Regardless of whether Obama wins on Tuesday or not, it is clear that Democrats are dominating the national landscape – from holding a majority of governorships to a solid lock on both houses of Congress. In such a hostile environment, can the Republican party hope to recover? Can there be a conservative renaissance as GayPatriot believes?
The Republican Party has been the primary vehicle for conservativism in America, but the party itself is on life-support. Since President Bush has been the defacto head of the party for the last eight years, the calamitous state of the party rests with him and his administration. Having come to power as a stalwart conservative in 2000, the President turned his back on the conservative base by pursuing policies anathema to it; he’s now leaving office with a larger government in place than he found in 2001, and a federal budget deficit that is worse than that of any Democratic administration since FDR. Of everything the president has been blamed by the Left, this is the one criticism that sticks.
Having strayed from its core principles one could argue that the party should simply return to them and American voters would reward the party. Unfortunately the reality is not that simple. America of today is not the same that swept Ronald Reagan to power in 1980 and led to his landslide in 1984. America of 2008 is not that of 1994 when a generation of conservatives came to power led by Newt Gingrich and the Contract for America banner.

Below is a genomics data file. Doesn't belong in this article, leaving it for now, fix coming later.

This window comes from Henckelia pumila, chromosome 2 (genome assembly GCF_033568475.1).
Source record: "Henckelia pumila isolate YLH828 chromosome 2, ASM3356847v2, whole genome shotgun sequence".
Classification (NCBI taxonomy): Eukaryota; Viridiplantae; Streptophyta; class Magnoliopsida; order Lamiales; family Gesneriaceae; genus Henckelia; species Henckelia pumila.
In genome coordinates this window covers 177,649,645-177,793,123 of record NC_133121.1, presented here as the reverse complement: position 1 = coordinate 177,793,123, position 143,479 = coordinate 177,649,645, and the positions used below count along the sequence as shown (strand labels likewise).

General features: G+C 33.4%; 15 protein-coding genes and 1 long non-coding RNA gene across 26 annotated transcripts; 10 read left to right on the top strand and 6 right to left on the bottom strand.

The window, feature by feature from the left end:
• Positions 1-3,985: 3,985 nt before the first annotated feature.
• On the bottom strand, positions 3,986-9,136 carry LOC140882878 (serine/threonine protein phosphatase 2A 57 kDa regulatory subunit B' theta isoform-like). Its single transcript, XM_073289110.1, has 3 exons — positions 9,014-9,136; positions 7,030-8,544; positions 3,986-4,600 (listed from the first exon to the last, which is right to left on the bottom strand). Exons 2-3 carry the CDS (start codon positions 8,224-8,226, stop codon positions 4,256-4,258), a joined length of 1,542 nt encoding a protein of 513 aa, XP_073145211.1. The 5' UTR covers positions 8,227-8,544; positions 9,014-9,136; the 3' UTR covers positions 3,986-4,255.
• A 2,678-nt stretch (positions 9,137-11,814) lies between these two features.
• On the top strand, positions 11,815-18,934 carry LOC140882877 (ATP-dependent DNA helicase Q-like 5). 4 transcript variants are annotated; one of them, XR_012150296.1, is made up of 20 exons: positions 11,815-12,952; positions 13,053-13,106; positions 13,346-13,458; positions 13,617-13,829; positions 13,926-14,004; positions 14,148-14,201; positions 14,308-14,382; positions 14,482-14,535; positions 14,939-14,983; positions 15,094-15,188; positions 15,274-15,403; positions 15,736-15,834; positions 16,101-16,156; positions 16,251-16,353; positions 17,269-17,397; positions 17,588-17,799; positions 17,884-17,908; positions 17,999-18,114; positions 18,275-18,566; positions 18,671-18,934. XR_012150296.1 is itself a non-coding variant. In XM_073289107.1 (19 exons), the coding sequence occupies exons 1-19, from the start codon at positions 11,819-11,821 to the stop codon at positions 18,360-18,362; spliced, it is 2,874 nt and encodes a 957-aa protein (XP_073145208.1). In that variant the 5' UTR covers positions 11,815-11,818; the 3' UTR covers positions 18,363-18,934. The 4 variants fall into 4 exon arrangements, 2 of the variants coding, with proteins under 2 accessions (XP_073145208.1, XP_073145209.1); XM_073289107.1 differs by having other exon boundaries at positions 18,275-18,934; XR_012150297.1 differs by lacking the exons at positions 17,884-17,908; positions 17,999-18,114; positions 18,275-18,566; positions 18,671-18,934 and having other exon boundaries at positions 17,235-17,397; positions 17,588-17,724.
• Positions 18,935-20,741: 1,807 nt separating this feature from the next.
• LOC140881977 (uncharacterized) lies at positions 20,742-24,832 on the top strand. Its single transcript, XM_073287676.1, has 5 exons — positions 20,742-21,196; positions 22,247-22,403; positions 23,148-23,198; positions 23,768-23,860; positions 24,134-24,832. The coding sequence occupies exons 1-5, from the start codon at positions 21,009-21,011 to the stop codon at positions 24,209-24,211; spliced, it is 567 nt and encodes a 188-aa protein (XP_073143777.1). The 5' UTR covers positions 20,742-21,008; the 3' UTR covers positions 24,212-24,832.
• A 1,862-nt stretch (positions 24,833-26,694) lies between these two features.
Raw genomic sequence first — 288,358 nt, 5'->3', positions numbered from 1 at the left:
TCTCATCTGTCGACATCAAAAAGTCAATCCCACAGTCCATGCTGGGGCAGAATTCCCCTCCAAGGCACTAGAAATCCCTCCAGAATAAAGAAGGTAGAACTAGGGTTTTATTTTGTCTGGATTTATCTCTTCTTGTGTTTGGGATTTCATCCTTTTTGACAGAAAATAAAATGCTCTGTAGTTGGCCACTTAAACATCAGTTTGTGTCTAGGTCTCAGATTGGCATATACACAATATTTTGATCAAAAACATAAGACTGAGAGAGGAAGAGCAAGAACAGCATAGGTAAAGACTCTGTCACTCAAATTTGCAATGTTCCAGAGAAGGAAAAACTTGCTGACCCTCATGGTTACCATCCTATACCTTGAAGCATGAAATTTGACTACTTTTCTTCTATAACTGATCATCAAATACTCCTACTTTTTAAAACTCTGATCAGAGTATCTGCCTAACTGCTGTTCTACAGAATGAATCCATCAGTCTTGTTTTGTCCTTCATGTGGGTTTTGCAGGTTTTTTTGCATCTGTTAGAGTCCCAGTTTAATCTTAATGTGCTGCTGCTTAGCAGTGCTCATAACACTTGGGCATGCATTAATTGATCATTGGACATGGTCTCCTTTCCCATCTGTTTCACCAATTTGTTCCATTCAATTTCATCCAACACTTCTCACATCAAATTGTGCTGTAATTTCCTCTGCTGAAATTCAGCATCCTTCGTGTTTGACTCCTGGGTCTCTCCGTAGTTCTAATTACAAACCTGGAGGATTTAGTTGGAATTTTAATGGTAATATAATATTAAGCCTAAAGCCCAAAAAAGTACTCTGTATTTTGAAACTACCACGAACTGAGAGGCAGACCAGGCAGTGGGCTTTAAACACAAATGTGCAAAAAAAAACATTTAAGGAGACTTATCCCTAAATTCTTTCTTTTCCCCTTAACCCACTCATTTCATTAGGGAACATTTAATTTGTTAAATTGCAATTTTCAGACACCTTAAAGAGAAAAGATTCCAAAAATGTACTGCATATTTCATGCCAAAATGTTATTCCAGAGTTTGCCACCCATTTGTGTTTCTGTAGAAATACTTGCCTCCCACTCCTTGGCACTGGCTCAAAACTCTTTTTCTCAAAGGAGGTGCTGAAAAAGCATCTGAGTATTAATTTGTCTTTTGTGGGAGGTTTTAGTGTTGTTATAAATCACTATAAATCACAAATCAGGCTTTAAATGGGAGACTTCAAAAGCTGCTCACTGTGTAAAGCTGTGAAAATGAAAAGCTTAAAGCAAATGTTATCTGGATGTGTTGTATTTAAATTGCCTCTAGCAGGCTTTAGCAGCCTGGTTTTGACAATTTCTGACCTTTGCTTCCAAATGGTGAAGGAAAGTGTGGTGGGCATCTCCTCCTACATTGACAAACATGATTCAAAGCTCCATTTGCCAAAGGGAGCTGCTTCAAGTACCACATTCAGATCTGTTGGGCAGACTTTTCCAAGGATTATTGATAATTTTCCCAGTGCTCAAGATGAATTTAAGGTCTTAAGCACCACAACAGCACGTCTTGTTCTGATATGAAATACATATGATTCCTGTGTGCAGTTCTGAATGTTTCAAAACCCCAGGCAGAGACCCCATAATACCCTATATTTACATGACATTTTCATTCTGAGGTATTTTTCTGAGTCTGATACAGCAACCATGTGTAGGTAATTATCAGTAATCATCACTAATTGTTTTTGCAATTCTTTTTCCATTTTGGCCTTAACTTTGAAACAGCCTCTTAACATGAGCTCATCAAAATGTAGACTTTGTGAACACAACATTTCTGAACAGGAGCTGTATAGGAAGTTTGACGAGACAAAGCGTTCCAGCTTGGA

In order to take back power the Republican Party must change with the times yet stick to the core principles that unite the broadest segment of conservatives as well as the independents the party needs in order to win elections. It’s a unique blend of new and old ideas that begins with a reassessment of what the party’s core values truly are.
What are they? Let’s start by taking a look at the 2008 Republican Party Platform. Here we find yet another example of how the party has strayed from its core principles. The platform looks and reads like an annual report from a corporation. And does “Supporting Native American Communities” rise to the same level of importance as “Preserving America’s Property Rights” or “Ensuring Equal Treatment For All”? What exactly does “Ensuring Equal Treatment For All” mean anyway?
Buried within the values section of the platform are these gems:
- Individual rights – and the responsibilities that go with them – are the foundation of a free society.
- At the center of a free economy is the right of citizens to be secure in their property.
The primacy of the individual is the heart of the conservative movement and the core of the Republican Party. Everything that the Republican party offers should flow from these two values. So what about these values that are spelled out in the platform?
We uphold the right of individual Americans to own firearms – covered by Individual Rights.
We support freedom of speech and freedom of the press – ditto.
Our Constitution guarantees the free exercise of religion – ditto.
However the following “values” in the platform don’t belong because they undermine individual rights and property rights. These are the party’s sacred cows and ones that must be carefully reconsidered and if necessary led to slaughter if the party hopes to remain the champion of individual rights.